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Posted by Editor on 25th October 2010 at 11:35 PM
Video: The Delph at Worsley (Part 1)

by Tony Flynn and Tom Rodgers
Edited by Mike Heap

In this new and updated video interview with local historian Glen Atkinson, we not only hear some fascinating new stories about the underground canal systems at Worsley, but also see some fascinating and extremely rare black-and-white footage made by the National Coal Board in the 1950s.

The NCB footage, unseen for years, shows inspection engineers sailing underground in a starvationer boat from Walkden colliery to emerge at The Delph, Worsley.

Glen tells the story of the 50 miles of underground canals, and how containerisation was introduced by the Duke of Bridgewater in the mining of coal, and how it is possible to sail from Walkden to America without getting out of a boat, incredible but true.

Glen was also lucky enough to sail along these underground canals, several years ago and describes the blackness in the tunnels and how the brickwork arches built all those years ago are still standing as testimony to John Gilberts tradesmen.

Personally I think this is perhaps the best local history video that we have put on SalfordOnline, Glen is a wonderful speaker but the NCB footage is truly amazing as I'm sure you will agree.

Related Links

The Delph Part 2 click here
Report as offensive or innapropriate Comment by Guest  27th October 2010
Would love to see some of the films you have here Tony I keep hearing all the positive comments but unfortunatley they dont work on my computers I have tried the alternative firefox but that does not work either. If anyone has any ideas on how to solve this i would love to know.

Report as offensive or innapropriate Comment by Guest  26th October 2010
Never tire of watching this and part two, beautiful stuff you should be proud of yourselves.

Report as offensive or innapropriate Comment by Guest  26th October 2010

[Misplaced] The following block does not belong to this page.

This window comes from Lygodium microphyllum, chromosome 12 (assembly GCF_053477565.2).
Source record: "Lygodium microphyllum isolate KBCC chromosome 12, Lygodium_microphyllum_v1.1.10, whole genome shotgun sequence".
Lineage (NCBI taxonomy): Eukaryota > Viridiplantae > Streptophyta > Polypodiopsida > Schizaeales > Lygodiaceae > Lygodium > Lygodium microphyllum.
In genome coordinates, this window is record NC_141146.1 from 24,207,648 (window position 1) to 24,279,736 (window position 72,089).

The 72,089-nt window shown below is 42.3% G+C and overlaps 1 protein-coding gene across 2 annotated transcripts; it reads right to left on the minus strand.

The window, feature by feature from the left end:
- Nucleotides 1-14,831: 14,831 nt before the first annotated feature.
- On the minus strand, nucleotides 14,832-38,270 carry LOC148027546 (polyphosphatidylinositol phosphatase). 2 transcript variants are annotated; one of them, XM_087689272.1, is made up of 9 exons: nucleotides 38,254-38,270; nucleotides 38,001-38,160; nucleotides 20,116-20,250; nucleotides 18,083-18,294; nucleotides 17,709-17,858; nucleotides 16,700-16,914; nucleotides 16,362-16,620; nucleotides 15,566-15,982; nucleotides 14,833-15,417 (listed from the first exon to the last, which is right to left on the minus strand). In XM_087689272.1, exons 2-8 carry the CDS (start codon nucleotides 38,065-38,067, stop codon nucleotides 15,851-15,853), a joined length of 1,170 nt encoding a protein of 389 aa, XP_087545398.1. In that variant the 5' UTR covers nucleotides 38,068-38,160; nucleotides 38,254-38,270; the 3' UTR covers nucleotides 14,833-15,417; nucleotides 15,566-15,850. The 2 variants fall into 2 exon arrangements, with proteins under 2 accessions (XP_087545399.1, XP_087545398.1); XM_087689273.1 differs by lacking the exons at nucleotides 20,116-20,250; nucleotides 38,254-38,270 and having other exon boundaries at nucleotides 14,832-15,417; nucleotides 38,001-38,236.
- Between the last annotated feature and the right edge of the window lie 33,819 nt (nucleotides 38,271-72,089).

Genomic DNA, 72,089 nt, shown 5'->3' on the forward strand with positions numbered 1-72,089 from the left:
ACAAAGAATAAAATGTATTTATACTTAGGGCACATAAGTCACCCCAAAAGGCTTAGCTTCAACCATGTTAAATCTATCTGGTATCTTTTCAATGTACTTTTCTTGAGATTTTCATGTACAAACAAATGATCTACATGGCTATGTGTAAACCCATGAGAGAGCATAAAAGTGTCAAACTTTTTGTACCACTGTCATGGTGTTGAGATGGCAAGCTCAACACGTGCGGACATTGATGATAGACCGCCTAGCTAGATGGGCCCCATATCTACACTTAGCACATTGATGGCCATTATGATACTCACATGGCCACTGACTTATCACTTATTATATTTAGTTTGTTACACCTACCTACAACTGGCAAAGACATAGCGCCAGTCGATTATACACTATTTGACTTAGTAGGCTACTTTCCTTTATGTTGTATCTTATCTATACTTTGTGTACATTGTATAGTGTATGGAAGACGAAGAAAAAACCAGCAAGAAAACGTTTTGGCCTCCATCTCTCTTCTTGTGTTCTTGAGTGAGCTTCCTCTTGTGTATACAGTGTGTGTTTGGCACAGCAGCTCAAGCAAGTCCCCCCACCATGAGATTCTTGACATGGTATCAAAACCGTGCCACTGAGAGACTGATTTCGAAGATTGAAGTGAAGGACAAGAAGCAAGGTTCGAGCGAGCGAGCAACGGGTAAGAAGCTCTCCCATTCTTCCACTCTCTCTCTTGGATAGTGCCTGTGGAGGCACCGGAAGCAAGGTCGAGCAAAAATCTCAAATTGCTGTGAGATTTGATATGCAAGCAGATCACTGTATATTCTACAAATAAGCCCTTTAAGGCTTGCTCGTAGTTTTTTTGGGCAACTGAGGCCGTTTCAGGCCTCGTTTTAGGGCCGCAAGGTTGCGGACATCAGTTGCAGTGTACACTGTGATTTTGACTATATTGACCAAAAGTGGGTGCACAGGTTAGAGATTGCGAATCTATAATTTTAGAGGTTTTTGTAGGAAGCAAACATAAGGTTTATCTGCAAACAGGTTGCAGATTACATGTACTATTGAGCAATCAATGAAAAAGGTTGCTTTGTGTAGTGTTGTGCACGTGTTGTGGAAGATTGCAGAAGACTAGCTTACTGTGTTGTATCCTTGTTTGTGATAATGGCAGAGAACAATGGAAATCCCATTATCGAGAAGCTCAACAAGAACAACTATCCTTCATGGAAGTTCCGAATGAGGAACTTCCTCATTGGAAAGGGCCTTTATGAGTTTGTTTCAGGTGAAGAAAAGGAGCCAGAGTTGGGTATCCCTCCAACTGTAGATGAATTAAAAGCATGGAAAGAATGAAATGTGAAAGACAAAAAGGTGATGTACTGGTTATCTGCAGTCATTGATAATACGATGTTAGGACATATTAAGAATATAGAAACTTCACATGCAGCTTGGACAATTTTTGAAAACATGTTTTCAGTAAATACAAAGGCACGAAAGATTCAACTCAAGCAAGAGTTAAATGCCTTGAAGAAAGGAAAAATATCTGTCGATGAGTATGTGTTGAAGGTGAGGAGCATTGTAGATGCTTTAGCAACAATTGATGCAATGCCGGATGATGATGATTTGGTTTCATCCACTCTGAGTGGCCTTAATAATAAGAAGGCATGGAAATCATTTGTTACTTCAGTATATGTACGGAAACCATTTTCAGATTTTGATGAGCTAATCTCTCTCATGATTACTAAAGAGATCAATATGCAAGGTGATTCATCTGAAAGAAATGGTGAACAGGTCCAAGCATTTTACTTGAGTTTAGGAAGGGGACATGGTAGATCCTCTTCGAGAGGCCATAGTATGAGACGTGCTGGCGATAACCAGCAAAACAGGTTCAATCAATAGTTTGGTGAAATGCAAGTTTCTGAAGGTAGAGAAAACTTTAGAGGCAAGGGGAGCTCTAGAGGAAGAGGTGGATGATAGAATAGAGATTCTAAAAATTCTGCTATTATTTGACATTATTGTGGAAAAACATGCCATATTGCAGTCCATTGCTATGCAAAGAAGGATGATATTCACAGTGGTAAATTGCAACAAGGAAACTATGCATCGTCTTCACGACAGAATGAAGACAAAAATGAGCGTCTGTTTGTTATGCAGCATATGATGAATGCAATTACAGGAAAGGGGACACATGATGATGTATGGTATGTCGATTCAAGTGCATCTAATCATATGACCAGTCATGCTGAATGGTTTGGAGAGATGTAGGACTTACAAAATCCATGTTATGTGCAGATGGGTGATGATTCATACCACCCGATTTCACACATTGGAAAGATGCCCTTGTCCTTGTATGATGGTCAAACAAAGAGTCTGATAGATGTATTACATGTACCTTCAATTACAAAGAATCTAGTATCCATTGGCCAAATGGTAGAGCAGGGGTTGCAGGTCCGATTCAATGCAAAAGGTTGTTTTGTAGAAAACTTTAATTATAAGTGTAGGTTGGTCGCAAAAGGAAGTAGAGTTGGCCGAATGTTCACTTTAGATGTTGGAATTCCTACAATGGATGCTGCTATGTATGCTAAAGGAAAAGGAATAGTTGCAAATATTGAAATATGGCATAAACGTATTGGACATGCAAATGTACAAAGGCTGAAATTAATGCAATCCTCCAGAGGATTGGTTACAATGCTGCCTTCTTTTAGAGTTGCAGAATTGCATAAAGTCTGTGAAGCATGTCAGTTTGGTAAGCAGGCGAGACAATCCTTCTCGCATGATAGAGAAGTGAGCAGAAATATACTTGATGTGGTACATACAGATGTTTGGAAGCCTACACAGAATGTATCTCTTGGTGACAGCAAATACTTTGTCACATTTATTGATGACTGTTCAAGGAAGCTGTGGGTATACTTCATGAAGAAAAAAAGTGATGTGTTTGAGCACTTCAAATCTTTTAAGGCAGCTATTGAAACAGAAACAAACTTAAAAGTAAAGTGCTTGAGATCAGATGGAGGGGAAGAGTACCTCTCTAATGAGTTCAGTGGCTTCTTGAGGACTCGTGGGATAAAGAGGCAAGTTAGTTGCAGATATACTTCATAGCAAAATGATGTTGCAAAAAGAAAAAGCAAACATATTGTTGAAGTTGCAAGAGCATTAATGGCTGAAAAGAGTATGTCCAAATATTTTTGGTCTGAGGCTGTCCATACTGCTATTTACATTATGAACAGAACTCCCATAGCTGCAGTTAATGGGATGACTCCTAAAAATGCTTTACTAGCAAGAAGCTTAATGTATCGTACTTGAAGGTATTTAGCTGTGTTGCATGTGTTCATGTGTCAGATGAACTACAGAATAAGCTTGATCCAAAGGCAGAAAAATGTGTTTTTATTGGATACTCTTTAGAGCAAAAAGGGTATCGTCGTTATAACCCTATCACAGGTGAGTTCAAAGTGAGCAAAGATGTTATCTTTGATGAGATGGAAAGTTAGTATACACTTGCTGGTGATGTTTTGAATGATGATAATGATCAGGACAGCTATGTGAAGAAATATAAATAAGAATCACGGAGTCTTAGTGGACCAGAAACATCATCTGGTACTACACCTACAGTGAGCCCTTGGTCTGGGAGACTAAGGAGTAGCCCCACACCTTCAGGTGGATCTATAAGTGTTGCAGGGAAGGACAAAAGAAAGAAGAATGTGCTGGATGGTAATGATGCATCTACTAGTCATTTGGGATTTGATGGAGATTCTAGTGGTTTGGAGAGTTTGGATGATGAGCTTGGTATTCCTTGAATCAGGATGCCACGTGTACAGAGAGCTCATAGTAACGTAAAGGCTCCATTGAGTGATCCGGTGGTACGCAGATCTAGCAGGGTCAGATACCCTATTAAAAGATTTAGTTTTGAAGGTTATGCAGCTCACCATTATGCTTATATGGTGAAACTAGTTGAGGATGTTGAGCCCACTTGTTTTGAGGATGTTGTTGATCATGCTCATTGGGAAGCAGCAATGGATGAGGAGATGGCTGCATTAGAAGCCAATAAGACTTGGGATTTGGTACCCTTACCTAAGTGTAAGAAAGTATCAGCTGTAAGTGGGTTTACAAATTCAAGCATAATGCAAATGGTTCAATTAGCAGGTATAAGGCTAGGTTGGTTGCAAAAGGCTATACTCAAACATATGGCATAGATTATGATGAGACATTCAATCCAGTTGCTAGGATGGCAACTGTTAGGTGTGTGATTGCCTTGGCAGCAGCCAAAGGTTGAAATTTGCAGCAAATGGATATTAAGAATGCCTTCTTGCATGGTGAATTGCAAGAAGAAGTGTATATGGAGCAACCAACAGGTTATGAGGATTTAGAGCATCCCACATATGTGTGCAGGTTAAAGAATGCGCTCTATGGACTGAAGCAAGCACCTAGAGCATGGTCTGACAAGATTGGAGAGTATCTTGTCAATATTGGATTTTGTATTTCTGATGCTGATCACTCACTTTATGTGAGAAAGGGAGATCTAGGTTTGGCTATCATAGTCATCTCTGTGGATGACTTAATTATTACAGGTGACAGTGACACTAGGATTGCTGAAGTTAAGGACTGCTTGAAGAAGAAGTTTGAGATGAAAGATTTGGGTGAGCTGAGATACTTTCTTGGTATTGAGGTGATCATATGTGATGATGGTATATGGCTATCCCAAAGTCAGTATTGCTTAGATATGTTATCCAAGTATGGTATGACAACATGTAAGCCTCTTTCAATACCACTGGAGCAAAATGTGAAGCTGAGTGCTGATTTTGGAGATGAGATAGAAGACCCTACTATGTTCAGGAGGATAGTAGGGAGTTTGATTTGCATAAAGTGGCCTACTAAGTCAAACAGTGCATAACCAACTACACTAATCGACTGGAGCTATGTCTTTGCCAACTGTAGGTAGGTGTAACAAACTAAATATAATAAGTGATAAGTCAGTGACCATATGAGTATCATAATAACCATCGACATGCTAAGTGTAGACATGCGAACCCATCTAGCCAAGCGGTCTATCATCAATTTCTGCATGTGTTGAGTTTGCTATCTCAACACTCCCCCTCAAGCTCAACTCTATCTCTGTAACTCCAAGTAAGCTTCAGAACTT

Fascinating stuff Tony, well done! I agree with the guest about this should be part of the school curriculum. This local history is far more pertinent than what the Romans or Egyptians did. Perhaps if the kids knew more about our canal they'd be less inclined dis-respect it in the ways they do. Seadog.

Report as offensive or innapropriate Comment by fish4 ( member )  26th October 2010
WOW!, Thats brilliant!, a fantastic find!, Big thanks to you Mr Flynn for this article!. Glen was a star!, really articulate and interesting to follow!.... please Mr Flynn find some more old footage of the great past of our City. This type of footage serves to educate, it really should be part of school curriculum, Salford kids need to know the long and important history of their City, It may have been "a dirty old town" but a very interesting, important place. For me, the main interest, here, is to see how hard it was to be part of the working class of Salford, a city that bred resilient characters. Tony, this is extra fantastic!! more, more, more please!!!.

Report as offensive or innapropriate Comment by Guest  26th October 2010
My grandad, John Harrison, was the last man on the underground canal system so I've been delighted to be able to watch the video footage and it was wonderful to see grandad in some of the old photos which have featured in this article. Excellent interview given by Glen. Well done SalfordOnline, please do more articles like this!

Report as offensive or innapropriate Comment by Guest  26th October 2010
Brilliant Video and Interview - nice one Glen and Salford Online :)

Report as offensive or innapropriate Comment by Guest  25th October 2010
The best yet!, absolutely stunning. Congratulations to SalfordOnline once again.

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